An employer causing the spread of coronavirus can be held both civilly and criminally liable. The Law of the People’s Republic of China on the Prevention of Infectious Diseases imposes civil liability on the legal entity and any individual, which could include the legal representative and general manager, for causing the spread of infectious diseases and the resulting physical harm or property loss to others. Additional civil liability could be imposed under tort liability law.

The Criminal Law of the People’s Republic of China provides that a legal entity that violates the Law on the Prevention of Infectious Diseases by causing the spread or a great risk of a Class-A infectious disease, which may include coronavirus, could be subject to fines. Senior management, which could include legal representatives and managers, could also be held criminally liable if their legal entity commits a violation.

Punishment includes imprisonment of up to three years or criminal detention. If the consequences are especially serious, the imprisonment could be three to seven years. Moreover, individuals who refuse to implement disease prevention and control measures could be subject to fines and imprisonment of up to seven years.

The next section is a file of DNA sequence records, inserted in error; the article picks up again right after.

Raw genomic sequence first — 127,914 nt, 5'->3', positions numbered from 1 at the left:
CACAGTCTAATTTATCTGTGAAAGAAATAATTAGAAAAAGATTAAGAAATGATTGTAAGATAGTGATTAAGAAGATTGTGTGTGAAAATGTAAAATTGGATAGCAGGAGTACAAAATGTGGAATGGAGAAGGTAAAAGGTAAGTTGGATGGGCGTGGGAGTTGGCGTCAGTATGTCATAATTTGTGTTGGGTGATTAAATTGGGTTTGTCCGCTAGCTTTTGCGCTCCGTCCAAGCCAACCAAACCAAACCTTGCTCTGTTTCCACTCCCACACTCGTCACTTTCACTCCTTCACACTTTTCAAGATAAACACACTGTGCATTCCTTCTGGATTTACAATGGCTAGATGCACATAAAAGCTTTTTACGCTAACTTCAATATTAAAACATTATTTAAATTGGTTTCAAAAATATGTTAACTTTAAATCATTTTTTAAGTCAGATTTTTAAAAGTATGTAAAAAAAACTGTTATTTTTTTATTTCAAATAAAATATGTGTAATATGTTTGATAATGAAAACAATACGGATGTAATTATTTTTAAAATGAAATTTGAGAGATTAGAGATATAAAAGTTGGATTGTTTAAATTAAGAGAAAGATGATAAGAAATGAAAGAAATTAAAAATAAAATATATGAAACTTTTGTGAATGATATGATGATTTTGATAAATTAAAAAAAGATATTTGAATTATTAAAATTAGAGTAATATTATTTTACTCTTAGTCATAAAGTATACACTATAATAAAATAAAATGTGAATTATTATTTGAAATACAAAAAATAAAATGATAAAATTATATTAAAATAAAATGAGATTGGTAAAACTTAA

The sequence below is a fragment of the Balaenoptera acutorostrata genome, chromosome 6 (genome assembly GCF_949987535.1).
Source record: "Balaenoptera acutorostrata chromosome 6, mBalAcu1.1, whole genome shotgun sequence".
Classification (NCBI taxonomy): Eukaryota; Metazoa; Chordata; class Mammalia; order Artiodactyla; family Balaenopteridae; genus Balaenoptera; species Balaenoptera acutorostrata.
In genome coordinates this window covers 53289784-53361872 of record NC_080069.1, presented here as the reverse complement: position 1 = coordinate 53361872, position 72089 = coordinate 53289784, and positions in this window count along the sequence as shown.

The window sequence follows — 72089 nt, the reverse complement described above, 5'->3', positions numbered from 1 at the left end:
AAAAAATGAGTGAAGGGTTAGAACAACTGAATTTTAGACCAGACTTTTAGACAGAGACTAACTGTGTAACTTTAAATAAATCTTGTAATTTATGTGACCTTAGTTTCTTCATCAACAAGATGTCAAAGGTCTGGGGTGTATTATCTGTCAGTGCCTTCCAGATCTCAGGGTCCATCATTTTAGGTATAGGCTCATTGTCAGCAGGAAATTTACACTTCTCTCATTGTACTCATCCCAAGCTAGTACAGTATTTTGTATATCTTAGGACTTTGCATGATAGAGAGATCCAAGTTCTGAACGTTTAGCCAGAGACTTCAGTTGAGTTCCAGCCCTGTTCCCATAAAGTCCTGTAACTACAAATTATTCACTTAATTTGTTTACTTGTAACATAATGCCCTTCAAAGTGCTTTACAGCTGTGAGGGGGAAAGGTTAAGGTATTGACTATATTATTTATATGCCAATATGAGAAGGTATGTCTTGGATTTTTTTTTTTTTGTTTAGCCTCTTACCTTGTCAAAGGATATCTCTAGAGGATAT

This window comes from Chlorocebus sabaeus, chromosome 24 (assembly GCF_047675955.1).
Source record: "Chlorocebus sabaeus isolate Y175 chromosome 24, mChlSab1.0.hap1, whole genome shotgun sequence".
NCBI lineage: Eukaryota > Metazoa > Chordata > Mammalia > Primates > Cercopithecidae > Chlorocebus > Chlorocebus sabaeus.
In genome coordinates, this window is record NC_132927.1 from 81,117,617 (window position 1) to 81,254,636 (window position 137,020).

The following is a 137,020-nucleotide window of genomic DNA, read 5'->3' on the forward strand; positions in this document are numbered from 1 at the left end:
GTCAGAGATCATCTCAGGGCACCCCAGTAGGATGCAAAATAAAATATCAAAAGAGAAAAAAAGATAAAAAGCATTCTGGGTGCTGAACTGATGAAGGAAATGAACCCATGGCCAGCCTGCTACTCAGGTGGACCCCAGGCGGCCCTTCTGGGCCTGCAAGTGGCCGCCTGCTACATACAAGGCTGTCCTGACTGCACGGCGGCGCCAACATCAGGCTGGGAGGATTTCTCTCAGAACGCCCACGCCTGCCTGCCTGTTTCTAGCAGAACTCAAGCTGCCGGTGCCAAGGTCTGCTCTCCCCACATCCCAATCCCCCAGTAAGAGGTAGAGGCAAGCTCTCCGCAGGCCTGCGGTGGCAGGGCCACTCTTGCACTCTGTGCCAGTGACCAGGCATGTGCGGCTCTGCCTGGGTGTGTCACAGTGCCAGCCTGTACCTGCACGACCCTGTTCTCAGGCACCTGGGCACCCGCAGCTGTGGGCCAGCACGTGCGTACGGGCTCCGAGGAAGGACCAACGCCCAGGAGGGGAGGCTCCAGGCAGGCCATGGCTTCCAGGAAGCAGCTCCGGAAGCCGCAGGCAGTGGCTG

How to best address prevention and control after returning to work

The coronavirus outbreak is expected to continue for an extended period of time. Employers are encouraged to distribute adequate masks, gloves, disinfectants and thermometers to all employees upon their return to work. Employers should also regularly measure employees’ temperature and disinfect office space. It is also important to timely process and report to relevant agencies any abnormal situations. Employers should, however, always consider privacy laws and not disclose confidential information.

For more information please contact Yuanyou Yang or any member of Porter Wright’s International Business & Trade Practice Group.

Information about COVID-19 and its impact on local, state and federal levels is changing rapidly. This article may not reflect updates to news, executive orders, legislation and regulations made after its publication date. Visit our COVID-19 resource page to find the most current information.